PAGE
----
Printed for Today and Tomorrow Publications probably 1960

Step by step the ground is being prepared for a vital breach in the National Health Service. It is a breach which must be resisted, resisted because it is an attempt to create a privileged position for a few.

The issue is whether the private patients of general practitioners shall be enabled to receive their drugs free on the health service.

Agreement has been reached between the Ministry of Health and the Private Practice Committee of the British Medical Association on the administrative procedures which would be a prerequisite, but although there is thus agreement between the Government and a section of the doctors this change in the service cannot occur without the passage of amending legislation. The matter, therefore, will have to be brought before Parliament.

The Socialist Medical Association believes that this measure is a grave threat to the National Health Service, and is therefore the concern of the whole people and not only of interest to the 5% or fewer who now have private doctors.

The Gillebaud Committee, which at the request of the Conservative Government investigated the National Health Service, pointed out in discussing the relationship between doctor and patient that this had greatly improved, and it attributed this change to the removal of the financial barrier. With the advent of the service it was for the first time possible to offer to the whole population the benefit of recent medical advances without favour and without feat that the patient could not afford them.

For the vast majority of family doctors the National Health Service is the main source of their livelihood, though some undertake a little private practice. Well over 95% of the population are on their National Health lists.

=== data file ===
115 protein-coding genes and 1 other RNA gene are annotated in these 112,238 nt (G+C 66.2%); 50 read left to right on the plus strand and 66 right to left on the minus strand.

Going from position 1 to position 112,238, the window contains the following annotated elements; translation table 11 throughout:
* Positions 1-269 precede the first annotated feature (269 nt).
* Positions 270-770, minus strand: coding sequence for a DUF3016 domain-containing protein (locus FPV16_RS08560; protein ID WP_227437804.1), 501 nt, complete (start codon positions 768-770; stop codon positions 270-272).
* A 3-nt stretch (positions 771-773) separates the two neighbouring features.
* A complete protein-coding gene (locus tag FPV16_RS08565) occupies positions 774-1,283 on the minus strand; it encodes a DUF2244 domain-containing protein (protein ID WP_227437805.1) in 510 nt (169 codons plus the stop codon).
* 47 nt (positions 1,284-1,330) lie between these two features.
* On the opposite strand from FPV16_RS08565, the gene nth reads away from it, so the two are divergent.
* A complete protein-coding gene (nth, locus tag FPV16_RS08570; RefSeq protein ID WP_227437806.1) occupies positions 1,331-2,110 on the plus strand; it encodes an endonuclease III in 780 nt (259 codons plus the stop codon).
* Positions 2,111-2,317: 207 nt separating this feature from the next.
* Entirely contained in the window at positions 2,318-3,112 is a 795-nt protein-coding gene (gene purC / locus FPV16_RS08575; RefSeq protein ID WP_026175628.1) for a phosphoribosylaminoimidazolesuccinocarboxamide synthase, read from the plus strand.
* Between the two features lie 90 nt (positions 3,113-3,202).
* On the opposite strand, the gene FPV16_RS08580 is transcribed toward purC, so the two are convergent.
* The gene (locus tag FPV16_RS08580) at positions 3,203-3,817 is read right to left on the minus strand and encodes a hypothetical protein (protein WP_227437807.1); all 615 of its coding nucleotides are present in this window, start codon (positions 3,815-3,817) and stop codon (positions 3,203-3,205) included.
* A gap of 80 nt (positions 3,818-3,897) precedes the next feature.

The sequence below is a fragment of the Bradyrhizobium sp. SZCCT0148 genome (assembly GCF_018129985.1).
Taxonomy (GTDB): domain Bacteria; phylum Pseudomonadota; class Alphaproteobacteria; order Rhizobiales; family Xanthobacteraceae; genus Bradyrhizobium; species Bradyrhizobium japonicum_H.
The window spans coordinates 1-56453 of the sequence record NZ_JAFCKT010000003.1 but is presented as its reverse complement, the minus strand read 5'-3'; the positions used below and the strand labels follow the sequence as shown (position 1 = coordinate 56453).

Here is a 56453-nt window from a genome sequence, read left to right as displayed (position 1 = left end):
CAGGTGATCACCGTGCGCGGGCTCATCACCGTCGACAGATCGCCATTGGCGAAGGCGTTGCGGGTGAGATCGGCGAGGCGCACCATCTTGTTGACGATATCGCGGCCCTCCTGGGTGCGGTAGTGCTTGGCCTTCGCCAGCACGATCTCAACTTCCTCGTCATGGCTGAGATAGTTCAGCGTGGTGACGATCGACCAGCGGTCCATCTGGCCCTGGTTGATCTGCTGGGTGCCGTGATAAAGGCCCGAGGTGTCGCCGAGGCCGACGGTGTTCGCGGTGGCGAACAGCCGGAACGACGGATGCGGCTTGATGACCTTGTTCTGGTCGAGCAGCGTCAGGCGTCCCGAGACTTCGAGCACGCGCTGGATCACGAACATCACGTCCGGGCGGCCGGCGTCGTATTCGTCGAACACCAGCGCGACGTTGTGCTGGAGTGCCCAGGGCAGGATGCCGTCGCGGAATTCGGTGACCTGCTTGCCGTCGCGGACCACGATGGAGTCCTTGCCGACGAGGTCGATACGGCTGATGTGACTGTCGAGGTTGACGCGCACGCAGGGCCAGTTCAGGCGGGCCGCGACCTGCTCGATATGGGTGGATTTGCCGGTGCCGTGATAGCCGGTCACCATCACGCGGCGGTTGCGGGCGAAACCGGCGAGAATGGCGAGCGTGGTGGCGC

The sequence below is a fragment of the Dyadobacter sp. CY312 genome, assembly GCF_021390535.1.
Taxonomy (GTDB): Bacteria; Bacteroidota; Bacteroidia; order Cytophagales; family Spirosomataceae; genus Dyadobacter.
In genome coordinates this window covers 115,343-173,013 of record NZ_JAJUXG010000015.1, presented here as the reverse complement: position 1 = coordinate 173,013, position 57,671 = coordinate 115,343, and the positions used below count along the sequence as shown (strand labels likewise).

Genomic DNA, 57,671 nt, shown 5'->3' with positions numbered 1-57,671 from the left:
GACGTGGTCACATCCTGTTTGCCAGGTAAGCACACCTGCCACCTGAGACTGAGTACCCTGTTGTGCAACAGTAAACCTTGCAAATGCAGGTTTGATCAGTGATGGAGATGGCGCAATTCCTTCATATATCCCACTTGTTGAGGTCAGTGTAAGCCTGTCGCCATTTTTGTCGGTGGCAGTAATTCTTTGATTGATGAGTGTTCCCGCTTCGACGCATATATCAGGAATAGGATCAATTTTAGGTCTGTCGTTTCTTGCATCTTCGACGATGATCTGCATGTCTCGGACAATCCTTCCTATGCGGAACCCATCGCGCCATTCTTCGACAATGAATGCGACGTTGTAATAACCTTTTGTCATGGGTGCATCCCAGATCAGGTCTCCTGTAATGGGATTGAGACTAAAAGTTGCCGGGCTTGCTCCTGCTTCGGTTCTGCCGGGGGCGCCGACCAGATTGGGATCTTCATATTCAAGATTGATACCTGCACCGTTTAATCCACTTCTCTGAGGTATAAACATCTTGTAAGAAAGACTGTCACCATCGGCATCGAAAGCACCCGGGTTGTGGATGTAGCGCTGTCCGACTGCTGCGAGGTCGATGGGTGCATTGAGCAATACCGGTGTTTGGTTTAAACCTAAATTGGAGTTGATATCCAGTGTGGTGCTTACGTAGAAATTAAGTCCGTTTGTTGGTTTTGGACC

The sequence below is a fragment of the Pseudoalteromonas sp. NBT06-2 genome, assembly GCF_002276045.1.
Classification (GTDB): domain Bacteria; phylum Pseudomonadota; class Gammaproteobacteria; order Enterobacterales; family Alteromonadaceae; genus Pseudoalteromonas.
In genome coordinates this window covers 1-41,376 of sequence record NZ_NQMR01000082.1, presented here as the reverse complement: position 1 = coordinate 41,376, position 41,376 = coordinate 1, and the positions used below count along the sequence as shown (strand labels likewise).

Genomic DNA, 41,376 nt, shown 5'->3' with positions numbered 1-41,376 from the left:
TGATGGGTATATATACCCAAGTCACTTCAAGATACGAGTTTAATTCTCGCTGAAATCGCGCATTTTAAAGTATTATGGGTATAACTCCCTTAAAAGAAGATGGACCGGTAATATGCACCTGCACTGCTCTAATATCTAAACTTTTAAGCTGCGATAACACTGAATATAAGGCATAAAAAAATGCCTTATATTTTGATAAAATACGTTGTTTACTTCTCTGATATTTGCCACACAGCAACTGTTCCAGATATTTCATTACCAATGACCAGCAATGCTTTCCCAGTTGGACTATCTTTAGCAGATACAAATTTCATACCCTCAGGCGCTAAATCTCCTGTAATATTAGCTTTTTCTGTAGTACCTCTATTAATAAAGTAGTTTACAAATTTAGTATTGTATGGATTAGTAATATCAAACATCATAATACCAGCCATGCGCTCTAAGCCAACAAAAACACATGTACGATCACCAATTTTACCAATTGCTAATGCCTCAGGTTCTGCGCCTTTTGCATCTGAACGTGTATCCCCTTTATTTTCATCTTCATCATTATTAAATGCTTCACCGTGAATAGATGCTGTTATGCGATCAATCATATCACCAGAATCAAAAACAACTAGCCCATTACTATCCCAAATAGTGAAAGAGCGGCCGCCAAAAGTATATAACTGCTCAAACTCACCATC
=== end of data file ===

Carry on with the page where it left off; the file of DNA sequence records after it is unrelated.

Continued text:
But doctors who go into the hospital service enter it either as whole-time specialists, working entirely in the service, or as part-timers, that is, they agree to give a stipulated time to the service but retain the right to unrestricted private practice. Although nursing homes have largely disappeared, much private consulting work at these specialists’ own premises and work in the private wards of public hospitals is an important part of the part-time specialist’s income.

And it is within the hospital service that experience of private practice has been gained. There it is clearly understood that patients using pay-beds will meet the full cost. This ensures them privacy and priority of treatment.

The principle is that pay-beds are outside the National Health Service and therefore cost it nothing. It would be quite a different matter if consultants were to accept private fees to enable their patients to get priority within the National Health Service. This would be very properly condemned as being harmful to the service.

At present there is such a financial and professional bias against those specialists who are working whole-time in the service that there is an increasing change-over to part-time status—and a corresponding drive to expand facilities for private patients in the hospitals.

If private patients received their drugs free on a State prescription the national character of the service would be further weakened. Although the negotiations for this change have been carried out on behalf of medical practitioners, there has not been any widespread public demand for it. The S.M.A. is confident, despite the earlier approval of the Representative Body of the B.M.A. to it, that there is a growing awareness among doctors of its implications, and that if a new approach were made the vast majority would not be in favour.

Its advocates argue that in supplying free drugs to private patients we are merely righting a wrong, that it is an injustice to deprive anyone of the right to free drugs since all contribute to the National Health Service by insurance contributions, rates and taxes, and should there­fore be entitled to any or all of the benefits provided.

Should we counter these arguments by objecting that it will encourage more private practice, the further argument is advanced that that, in itself, is desirable since it would relieve the burden on the National Health Service!